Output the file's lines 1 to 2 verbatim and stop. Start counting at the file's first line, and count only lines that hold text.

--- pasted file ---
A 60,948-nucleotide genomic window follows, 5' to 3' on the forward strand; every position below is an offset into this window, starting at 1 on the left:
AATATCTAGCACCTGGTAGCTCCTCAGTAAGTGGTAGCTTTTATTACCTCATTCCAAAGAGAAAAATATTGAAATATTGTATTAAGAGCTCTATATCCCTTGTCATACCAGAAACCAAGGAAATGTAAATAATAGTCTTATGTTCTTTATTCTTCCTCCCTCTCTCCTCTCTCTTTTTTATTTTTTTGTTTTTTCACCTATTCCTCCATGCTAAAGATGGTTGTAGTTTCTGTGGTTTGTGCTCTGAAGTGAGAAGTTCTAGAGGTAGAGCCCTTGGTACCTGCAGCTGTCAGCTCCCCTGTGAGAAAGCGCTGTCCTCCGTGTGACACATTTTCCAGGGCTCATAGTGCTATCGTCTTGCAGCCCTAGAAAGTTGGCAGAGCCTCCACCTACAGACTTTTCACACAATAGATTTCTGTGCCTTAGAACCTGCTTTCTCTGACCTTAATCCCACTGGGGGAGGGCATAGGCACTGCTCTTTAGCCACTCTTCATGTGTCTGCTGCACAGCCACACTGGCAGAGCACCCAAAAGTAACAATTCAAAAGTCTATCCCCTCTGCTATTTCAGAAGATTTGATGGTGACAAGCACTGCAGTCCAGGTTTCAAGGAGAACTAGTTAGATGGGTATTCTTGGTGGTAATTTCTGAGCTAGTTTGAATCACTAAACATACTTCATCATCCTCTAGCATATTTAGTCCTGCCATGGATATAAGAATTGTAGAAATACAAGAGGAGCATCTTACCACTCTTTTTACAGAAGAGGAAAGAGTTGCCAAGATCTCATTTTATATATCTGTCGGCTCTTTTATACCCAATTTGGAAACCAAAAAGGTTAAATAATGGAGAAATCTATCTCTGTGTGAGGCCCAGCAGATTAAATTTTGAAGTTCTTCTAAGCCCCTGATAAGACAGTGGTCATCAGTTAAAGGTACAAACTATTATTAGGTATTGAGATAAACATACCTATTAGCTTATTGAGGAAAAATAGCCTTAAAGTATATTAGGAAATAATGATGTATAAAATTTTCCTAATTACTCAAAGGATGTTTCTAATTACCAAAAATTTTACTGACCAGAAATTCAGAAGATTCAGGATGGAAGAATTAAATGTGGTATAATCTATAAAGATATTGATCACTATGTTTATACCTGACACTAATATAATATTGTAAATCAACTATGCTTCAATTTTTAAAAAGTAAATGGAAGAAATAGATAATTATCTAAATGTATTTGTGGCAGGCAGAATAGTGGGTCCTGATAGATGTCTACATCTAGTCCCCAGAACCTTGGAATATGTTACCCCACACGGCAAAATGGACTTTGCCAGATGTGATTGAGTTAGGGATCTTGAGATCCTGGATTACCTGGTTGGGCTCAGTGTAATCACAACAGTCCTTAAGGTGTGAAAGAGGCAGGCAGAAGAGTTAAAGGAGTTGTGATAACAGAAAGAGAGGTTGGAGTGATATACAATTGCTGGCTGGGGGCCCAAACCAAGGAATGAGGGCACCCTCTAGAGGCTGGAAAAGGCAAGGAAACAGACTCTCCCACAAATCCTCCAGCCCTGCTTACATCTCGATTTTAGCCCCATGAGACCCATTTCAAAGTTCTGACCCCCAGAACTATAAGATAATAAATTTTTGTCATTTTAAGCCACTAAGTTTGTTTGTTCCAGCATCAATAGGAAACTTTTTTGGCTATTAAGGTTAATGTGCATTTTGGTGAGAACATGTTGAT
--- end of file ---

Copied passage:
A 60,948-nucleotide genomic window follows, 5' to 3' on the forward strand; every position below is an offset into this window, starting at 1 on the left:
AATATCTAGCACCTGGTAGCTCCTCAGTAAGTGGTAGCTTTTATTACCTCATTCCAAAGAGAAAAATATTGAAATATTGTATTAAGAGCTCTATATCCCTTGTCATACCAGAAACCAAGGAAATGTAAATAATAGTCTTATGTTCTTTATTCTTCCTCCCTCTCTCCTCTCTCTTTTTTATTTTTTTGTTTTTTCACCTATTCCTCCATGCTAAAGATGGTTGTAGTTTCTGTGGTTTGTGCTCTGAAGTGAGAAGTTCTAGAGGTAGAGCCCTTGGTACCTGCAGCTGTCAGCTCCCCTGTGAGAAAGCGCTGTCCTCCGTGTGACACATTTTCCAGGGCTCATAGTGCTATCGTCTTGCAGCCCTAGAAAGTTGGCAGAGCCTCCACCTACAGACTTTTCACACAATAGATTTCTGTGCCTTAGAACCTGCTTTCTCTGACCTTAATCCCACTGGGGGAGGGCATAGGCACTGCTCTTTAGCCACTCTTCATGTGTCTGCTGCACAGCCACACTGGCAGAGCACCCAAAAGTAACAATTCAAAAGTCTATCCCCTCTGCTATTTCAGAAGATTTGATGGTGACAAGCACTGCAGTCCAGGTTTCAAGGAGAACTAGTTAGATGGGTATTCTTGGTGGTAATTTCTGAGCTAGTTTGAATCACTAAACATACTTCATCATCCTCTAGCATATTTAGTCCTGCCATGGATATAAGAATTGTAGAAATACAAGAGGAGCATCTTACCACTCTTTTTACAGAAGAGGAAAGAGTTGCCAAGATCTCATTTTATATATCTGTCGGCTCTTTTATACCCAATTTGGAAACCAAAAAGGTTAAATAATGGAGAAATCTATCTCTGTGTGAGGCCCAGCAGATTAAATTTTGAAGTTCTTCTAAGCCCCTGATAAGACAGTGGTCATCAGTTAAAGGTACAAACTATTATTAGGTATTGAGATAAACATACCTATTAGCTTATTGAGGAAAAATAGCCTTAAAGTATATTAGGAAATAATGATGTATAAAATTTTCCTAATTACTCAAAGGATGTTTCTAATTACCAAAAATTTTACTGACCAGAAATTCAGAAGATTCAGGATGGAAGAATTAAATGTGGTATAATCTATAAAGATATTGATCACTATGTTTATACCTGACACTAATATAATATTGTAAATCAACTATGCTTCAATTTTTAAAAAGTAAATGGAAGAAATAGATAATTATCTAAATGTATTTGTGGCAGGCAGAATAGTGGGTCCTGATAGATGTCTACATCTAGTCCCCAGAACCTTGGAATATGTTACCCCACACGGCAAAATGGACTTTGCCAGATGTGATTGAGTTAGGGATCTTGAGATCCTGGATTACCTGGTTGGGCTCAGTGTAATCACAACAGTCCTTAAGGTGTGAAAGAGGCAGGCAGAAGAGTTAAAGGAGTTGTGATAACAGAAAGAGAGGTTGGAGTGATATACAATTGCTGGCTGGGGGCCCAAACCAAGGAATGAGGGCACCCTCTAGAGGCTGGAAAAGGCAAGGAAACAGACTCTCCCACAAATCCTCCAGCCCTGCTTACATCTCGATTTTAGCCCCATGAGACCCATTTCAAAGTTCTGACCCCCAGAACTATAAGATAATAAATTTTTGTCATTTTAAGCCACTAAGTTTGTTTGTTCCAGCATCAATAGGAAACTTTTTTGGCTATTAAGGTTAATGTGCATTTTGGTGAGAACATGTTGAT